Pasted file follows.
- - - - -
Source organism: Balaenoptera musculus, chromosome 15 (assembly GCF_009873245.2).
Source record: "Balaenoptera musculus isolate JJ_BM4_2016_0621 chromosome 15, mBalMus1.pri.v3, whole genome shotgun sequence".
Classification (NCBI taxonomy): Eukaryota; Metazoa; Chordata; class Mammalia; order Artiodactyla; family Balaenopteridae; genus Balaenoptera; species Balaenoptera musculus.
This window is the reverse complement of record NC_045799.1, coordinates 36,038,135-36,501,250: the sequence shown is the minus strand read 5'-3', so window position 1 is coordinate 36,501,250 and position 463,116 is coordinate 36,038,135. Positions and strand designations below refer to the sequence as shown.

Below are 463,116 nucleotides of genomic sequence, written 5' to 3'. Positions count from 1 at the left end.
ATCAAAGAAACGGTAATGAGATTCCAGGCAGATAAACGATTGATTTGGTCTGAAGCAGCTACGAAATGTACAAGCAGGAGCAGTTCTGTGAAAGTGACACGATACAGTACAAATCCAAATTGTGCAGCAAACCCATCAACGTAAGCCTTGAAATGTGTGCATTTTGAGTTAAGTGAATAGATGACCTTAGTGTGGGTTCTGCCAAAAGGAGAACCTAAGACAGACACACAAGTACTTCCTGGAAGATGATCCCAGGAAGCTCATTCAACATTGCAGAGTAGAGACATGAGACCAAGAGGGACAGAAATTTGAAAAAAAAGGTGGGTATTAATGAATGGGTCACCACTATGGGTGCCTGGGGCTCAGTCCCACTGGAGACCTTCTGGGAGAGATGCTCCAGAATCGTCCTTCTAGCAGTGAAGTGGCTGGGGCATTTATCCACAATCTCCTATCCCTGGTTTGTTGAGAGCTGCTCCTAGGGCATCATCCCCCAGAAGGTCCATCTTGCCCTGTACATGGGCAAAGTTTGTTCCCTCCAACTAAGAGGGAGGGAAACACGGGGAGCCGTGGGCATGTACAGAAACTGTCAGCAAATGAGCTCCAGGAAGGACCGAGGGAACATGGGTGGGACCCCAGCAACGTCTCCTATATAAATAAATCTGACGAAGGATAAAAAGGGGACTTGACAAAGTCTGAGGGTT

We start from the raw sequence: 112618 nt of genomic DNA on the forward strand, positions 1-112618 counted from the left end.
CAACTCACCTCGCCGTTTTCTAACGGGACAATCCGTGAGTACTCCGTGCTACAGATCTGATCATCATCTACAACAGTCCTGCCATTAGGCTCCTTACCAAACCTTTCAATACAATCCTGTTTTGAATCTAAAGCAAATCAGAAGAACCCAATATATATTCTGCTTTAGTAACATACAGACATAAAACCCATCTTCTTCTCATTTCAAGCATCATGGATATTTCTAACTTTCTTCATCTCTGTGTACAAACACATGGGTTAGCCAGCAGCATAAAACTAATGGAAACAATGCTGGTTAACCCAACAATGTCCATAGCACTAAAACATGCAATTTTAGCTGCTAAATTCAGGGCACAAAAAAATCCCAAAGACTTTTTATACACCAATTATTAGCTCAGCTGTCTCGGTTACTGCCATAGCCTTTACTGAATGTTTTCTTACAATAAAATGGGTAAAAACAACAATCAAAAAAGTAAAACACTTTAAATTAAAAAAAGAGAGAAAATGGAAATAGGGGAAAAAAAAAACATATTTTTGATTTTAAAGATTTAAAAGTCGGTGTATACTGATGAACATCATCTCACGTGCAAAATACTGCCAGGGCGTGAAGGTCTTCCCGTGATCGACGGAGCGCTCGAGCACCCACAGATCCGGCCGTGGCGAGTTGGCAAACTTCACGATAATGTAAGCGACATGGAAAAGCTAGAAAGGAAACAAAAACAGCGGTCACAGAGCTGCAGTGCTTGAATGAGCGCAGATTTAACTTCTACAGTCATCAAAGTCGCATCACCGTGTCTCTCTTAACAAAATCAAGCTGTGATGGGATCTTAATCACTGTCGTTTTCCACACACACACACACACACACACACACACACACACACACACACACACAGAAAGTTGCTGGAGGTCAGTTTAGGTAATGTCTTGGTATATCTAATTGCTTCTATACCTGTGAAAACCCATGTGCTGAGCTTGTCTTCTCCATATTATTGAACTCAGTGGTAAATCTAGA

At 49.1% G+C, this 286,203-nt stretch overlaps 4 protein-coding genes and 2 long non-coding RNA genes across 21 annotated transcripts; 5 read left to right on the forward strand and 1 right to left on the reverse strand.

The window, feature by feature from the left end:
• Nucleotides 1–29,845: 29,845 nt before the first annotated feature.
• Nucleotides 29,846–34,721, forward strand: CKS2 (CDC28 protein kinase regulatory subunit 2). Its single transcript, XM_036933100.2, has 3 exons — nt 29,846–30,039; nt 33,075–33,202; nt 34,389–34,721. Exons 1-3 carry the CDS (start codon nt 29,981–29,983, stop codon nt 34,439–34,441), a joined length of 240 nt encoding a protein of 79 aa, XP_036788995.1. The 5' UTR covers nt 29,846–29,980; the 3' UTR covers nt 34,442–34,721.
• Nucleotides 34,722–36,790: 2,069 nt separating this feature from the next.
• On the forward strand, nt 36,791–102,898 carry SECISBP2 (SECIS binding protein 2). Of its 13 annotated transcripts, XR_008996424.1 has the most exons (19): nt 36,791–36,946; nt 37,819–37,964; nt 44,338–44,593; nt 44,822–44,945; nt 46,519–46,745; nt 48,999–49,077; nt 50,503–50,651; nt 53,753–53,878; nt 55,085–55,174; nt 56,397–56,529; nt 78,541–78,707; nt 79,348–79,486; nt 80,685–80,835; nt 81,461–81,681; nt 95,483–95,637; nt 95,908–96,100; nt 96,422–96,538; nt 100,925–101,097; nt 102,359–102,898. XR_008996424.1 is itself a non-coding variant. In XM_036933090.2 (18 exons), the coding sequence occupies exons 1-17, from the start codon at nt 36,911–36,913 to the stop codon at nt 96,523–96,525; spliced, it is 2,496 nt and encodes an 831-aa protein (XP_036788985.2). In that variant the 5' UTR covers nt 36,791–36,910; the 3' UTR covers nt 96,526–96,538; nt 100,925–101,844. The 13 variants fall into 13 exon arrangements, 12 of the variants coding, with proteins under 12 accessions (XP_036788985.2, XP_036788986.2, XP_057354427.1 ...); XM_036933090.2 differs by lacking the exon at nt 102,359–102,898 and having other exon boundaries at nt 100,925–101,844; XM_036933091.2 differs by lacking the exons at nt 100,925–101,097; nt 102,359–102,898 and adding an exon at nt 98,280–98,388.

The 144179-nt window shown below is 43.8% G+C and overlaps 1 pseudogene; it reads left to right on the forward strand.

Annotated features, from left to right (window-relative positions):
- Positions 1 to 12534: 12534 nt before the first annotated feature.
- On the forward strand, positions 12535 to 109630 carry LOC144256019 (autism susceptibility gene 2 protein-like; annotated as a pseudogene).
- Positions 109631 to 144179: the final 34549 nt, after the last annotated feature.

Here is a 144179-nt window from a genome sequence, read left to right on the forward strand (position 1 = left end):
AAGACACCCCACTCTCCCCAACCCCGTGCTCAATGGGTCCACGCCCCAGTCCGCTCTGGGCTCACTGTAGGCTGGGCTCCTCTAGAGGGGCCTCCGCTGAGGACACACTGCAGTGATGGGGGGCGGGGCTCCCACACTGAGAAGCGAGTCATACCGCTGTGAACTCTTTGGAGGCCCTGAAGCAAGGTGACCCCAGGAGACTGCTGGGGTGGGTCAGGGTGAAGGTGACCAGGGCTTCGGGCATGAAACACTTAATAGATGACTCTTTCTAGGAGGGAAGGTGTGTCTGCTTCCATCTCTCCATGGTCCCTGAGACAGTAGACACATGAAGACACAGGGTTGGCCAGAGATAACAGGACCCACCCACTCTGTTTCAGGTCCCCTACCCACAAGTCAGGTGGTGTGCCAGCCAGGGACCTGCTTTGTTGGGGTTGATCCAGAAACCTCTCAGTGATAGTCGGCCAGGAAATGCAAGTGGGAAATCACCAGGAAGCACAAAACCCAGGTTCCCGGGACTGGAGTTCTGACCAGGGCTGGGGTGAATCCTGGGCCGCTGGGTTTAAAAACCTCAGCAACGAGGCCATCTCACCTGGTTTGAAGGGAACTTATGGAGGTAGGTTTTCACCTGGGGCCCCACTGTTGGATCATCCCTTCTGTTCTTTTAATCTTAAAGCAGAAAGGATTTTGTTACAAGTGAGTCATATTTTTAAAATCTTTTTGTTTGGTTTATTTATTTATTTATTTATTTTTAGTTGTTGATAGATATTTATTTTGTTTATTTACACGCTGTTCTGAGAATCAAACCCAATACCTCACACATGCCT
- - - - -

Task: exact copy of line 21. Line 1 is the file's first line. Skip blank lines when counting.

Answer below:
AAGACACCCCACTCTCCCCAACCCCGTGCTCAATGGGTCCACGCCCCAGTCCGCTCTGGGCTCACTGTAGGCTGGGCTCCTCTAGAGGGGCCTCCGCTGAGGACACACTGCAGTGATGGGGGGCGGGGCTCCCACACTGAGAAGCGAGTCATACCGCTGTGAACTCTTTGGAGGCCCTGAAGCAAGGTGACCCCAGGAGACTGCTGGGGTGGGTCAGGGTGAAGGTGACCAGGGCTTCGGGCATGAAACACTTAATAGATGACTCTTTCTAGGAGGGAAGGTGTGTCTGCTTCCATCTCTCCATGGTCCCTGAGACAGTAGACACATGAAGACACAGGGTTGGCCAGAGATAACAGGACCCACCCACTCTGTTTCAGGTCCCCTACCCACAAGTCAGGTGGTGTGCCAGCCAGGGACCTGCTTTGTTGGGGTTGATCCAGAAACCTCTCAGTGATAGTCGGCCAGGAAATGCAAGTGGGAAATCACCAGGAAGCACAAAACCCAGGTTCCCGGGACTGGAGTTCTGACCAGGGCTGGGGTGAATCCTGGGCCGCTGGGTTTAAAAACCTCAGCAACGAGGCCATCTCACCTGGTTTGAAGGGAACTTATGGAGGTAGGTTTTCACCTGGGGCCCCACTGTTGGATCATCCCTTCTGTTCTTTTAATCTTAAAGCAGAAAGGATTTTGTTACAAGTGAGTCATATTTTTAAAATCTTTTTGTTTGGTTTATTTATTTATTTATTTATTTTTAGTTGTTGATAGATATTTATTTTGTTTATTTACACGCTGTTCTGAGAATCAAACCCAATACCTCACACATGCCT